Tuesday, December 30, 2008
Recession adds to ex-felons' job-hunt woes
Sentinel Staff Writer
December 30, 2008
It took Vikki Hankins 18 years to get out of prison. It's her bad luck she got out during a recession.
For an ex-felon to find a job these days is tough -- nearly impossible.
"Basically, nobody will hire you," said Stephanie Porta, spokeswoman for Orlando ACORN, a community-based advocacy organization that works with ex-felons looking for employment. "Even people with little felonies are not finding jobs."
Hankins, 40, released eight months ago from a federal prison in Florida, is living in an International Drive motel paid for by Advocate4Justice, a group that promotes prison reform. She has been turned down for jobs at Denny's, McDonald's, Golden Corral, Walmart, Home Depot, Ramada Inn, Hess and 7-Eleven.
Hankins was sentenced to 23 years for possession of 22 grams of cocaine, but the mark of her conviction is something she will carry the rest of her life.
"There are people who paid the penalty for their mistakes. Inside the soul and the heart, they have changed completely. For those people, do you continue to punish them by holding them to the fire for the rest of their lives?" said Hankins, who was convicted under the alias Vanessa Wade.
Resuming their lives
The plight of unemployed ex-felons is the unfinished business of the civil-rights restoration, a process Gov. Charlie Crist approved last year, making it easier for those same people to regain the right to vote, state Rep. Geraldine Thompson of Orlando said.
"It's a major problem at this point. That has been the hardest part of the whole restoration [of rights] project," Thompson said.
Florida, home to more than 600,000 released felons, should follow the lead of other states that offer employers tax incentives to hire them, state Sen. Gary Siplin said. And it needs to revisit a bill that stalled in the Florida Senate to make it easier for released felons to have their criminal records expunged, he said. Such a move would allow them to legally say on an application form that they have not been convicted of a felony.
"A person who hasn't committed a crime in 10 or 15 years, they should be able to resume their lives," Siplin said.
The bill to make it easier for records to be expunged died amid opposition from employers who said they need to know the criminal backgrounds of the people they hire. Others contend that criminal records might continue to exist in various databases, regardless of their official removal.
"Expungement doesn't really accomplish what you think it accomplishes. The arrest will be there although the conviction is expunged," said Michael Seigel, professor of law at the University of Florida. "More than likely, an employer will find out."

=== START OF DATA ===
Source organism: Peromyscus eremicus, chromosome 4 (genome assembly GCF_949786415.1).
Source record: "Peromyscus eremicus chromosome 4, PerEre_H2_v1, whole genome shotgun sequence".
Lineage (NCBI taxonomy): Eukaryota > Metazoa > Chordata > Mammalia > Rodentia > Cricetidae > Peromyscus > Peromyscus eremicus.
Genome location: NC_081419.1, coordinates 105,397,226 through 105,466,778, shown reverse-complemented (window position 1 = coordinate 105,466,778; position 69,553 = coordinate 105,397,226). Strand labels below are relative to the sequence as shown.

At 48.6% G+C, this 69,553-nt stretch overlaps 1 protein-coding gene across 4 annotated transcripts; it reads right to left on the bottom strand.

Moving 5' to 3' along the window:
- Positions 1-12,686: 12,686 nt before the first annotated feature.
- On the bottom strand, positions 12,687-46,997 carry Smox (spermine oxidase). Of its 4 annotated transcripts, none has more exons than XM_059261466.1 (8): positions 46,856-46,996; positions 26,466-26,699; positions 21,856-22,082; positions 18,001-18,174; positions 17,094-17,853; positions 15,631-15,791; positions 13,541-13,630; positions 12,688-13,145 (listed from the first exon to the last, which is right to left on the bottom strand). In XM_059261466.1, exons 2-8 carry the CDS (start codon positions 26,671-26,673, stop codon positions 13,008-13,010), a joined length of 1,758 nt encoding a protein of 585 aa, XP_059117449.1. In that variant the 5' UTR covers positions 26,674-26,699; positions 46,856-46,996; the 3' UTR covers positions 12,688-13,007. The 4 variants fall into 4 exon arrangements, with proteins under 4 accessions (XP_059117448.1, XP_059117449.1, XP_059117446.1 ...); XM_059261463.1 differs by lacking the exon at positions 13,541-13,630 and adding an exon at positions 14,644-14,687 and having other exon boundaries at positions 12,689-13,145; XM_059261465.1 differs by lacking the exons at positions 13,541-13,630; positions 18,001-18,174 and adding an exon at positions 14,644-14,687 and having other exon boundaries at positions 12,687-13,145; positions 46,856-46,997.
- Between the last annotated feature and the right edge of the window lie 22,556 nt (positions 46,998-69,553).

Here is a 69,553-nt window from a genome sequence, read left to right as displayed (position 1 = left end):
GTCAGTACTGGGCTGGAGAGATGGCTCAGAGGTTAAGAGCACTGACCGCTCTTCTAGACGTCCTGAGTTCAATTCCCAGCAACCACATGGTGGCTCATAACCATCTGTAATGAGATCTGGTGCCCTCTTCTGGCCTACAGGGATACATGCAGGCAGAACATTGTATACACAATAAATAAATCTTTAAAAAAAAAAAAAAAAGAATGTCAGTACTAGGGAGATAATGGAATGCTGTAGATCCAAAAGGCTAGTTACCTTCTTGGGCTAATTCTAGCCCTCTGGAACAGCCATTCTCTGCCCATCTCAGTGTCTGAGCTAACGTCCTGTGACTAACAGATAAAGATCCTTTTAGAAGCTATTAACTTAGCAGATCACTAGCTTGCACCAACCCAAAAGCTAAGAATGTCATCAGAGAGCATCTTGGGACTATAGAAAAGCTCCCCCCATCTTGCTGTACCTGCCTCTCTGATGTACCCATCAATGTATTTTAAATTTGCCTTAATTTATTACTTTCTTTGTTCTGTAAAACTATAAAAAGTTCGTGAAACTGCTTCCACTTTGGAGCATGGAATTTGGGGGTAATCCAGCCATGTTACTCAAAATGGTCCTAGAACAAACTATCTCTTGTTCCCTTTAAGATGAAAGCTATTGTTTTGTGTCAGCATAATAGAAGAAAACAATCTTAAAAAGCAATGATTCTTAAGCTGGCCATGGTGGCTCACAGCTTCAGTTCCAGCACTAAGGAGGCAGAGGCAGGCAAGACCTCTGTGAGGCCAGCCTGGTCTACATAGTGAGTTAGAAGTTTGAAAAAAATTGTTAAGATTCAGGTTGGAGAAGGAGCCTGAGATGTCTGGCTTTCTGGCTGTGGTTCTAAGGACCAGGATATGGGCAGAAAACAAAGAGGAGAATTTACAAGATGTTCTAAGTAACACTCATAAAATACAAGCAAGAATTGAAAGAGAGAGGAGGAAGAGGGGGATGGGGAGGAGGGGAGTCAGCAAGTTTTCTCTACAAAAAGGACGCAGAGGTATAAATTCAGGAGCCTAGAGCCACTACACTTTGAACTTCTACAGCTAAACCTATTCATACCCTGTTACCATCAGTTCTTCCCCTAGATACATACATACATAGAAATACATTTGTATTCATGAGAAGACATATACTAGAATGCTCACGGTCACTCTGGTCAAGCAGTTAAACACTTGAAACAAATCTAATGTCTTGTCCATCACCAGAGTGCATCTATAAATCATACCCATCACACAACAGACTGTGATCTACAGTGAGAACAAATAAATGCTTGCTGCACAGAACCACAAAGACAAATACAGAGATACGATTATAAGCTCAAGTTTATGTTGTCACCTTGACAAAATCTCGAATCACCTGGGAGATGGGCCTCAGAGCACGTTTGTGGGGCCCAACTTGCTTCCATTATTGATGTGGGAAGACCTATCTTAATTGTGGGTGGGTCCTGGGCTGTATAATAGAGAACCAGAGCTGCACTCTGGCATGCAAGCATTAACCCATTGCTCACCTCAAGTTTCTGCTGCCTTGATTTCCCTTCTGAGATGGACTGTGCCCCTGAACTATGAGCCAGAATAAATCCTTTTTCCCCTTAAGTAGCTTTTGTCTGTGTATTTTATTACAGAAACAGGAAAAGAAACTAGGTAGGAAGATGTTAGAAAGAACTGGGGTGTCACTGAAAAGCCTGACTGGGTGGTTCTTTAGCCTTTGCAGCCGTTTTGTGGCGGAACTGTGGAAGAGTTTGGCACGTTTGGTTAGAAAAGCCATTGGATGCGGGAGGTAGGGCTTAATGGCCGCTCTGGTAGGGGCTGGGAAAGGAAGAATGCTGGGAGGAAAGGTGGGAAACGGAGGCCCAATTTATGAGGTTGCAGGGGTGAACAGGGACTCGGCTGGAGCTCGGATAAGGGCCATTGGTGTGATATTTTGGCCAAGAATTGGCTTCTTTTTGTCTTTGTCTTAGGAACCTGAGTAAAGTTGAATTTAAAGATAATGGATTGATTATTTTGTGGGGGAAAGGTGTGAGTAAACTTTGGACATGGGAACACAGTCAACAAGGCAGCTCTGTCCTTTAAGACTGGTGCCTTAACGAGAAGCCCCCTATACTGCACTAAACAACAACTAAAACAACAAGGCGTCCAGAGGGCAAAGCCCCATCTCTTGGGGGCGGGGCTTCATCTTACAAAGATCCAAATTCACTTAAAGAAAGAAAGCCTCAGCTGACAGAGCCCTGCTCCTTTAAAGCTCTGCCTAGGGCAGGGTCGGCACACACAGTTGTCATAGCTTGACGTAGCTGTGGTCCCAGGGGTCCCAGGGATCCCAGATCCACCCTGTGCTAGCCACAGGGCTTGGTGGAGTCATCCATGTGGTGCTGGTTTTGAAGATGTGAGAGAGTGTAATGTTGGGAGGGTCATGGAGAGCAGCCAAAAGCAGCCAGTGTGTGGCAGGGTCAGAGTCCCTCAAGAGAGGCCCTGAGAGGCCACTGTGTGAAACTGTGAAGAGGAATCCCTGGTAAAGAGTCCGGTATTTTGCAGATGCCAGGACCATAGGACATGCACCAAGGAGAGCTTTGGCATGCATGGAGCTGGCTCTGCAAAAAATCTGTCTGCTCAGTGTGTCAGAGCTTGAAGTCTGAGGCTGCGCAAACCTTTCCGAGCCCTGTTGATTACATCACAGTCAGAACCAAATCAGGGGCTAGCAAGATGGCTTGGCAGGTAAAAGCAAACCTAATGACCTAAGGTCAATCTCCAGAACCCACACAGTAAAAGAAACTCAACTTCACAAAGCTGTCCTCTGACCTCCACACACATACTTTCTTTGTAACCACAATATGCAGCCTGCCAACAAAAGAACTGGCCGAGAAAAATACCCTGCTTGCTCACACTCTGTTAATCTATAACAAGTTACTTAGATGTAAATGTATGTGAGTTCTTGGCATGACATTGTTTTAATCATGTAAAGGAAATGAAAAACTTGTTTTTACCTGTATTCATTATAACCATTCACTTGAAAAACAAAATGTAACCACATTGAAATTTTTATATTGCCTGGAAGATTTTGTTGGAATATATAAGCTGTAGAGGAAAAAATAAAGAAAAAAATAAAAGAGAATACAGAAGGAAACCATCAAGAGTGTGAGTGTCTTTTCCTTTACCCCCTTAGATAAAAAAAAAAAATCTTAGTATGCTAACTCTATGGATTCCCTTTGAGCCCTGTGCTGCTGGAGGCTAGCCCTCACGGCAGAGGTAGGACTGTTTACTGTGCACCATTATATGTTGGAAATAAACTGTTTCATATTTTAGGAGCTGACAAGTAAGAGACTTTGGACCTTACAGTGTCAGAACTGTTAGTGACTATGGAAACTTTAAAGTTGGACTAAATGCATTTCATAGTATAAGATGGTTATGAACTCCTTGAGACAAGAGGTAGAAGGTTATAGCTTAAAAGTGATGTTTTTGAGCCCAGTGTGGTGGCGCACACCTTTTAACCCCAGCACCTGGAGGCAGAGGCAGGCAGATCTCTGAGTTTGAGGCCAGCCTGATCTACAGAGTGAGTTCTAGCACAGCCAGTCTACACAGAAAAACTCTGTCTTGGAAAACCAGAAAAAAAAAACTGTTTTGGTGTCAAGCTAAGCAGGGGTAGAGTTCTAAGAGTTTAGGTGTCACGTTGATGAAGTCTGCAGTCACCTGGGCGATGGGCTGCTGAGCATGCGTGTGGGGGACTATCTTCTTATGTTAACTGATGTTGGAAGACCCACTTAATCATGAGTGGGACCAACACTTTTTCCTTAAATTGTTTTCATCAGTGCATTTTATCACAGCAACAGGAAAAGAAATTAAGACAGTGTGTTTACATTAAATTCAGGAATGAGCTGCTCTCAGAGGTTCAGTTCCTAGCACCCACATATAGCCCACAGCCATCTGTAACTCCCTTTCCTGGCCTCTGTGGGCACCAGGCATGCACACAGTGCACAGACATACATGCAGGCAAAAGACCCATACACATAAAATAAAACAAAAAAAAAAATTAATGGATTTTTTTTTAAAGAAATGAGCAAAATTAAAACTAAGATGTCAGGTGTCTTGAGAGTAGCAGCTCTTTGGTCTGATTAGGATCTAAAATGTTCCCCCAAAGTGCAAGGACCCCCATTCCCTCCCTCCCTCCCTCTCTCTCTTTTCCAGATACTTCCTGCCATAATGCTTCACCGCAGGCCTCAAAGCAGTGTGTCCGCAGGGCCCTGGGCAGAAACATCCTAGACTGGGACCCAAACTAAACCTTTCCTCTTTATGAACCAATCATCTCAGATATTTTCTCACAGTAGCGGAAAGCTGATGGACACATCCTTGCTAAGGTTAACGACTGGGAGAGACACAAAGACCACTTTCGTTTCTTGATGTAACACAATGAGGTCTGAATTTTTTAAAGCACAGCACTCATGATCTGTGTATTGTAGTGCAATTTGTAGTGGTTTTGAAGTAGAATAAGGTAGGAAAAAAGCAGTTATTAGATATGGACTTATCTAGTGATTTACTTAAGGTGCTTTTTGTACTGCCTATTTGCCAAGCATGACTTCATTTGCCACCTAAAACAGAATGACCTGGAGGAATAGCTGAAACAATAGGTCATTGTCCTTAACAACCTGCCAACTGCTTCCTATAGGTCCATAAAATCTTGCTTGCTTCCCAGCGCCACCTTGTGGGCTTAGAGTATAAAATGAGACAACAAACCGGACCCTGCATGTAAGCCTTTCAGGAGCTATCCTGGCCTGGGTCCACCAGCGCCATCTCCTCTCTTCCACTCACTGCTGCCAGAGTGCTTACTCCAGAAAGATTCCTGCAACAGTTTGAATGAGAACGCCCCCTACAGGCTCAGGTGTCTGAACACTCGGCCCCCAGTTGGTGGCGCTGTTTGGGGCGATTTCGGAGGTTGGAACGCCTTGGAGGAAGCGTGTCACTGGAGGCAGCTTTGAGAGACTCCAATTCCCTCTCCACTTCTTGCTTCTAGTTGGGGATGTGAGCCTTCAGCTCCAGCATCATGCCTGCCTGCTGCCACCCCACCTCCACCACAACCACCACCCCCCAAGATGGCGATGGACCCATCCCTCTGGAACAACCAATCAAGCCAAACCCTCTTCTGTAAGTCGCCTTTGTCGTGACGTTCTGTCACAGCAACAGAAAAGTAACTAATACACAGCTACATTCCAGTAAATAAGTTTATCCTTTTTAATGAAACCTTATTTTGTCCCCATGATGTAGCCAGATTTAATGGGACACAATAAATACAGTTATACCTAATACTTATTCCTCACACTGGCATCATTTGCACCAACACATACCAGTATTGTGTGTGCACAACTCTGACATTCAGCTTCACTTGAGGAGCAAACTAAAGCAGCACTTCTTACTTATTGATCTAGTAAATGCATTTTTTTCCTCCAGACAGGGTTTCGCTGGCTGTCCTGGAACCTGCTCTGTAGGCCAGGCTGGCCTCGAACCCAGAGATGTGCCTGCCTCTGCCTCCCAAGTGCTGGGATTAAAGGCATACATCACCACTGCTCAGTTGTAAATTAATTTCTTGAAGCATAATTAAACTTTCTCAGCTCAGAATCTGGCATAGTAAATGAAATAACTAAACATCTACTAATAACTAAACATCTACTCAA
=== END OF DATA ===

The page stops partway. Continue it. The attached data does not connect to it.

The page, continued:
'It's like I'm blackballed'
What Vikki Hankins deals with is what Alice Laguerre has been living with for 23 years. Laguerre got out of the Orange County jail for drug possession and aggravated battery the same year Hankins went into federal prison. Laguerre went 12 years without a job before landing a position through a labor pool making $5.50 an hour moving cars at an auto auction.
During her unemployment, she learned how to apply for a job. She doesn't bother filling out an application without first checking for the question: Have you ever been convicted of a felony? Then she asks how far back the employer does criminal-background checks. If it's five years, or seven years, she answers no. That at least gives her a chance of landing a job. Answering yes means certain rejection.
"It's like I'm blackballed from the work force," said Laguerre, 55.
Venues hiring may help
One potential source of jobs for released felons in this economy is the promise of Orlando's Community Venues to hire former convicts for construction work on the Events Center, Dr. Phillips Orlando Performing Arts Center and Florida Citrus Bowl renovation.
So far, that hasn't happened.
Siplin and other black elected officials say they are closely watching the Community Venues projects to ensure that released felons are given the chance to work.
Like many others, Vikki Hankins came out of prison thinking the worst was over. She could start her life again. Little did she know she would end up out of work and living in a motel room slightly larger than her prison cell.
"Right now, I'm on a prayer," she said. "What is going to happen, when it is going to happen, how is it going to happen -- I try not to let that consume me."
Jeff Kunerth can be reached at email@example.com or 407-420-5392.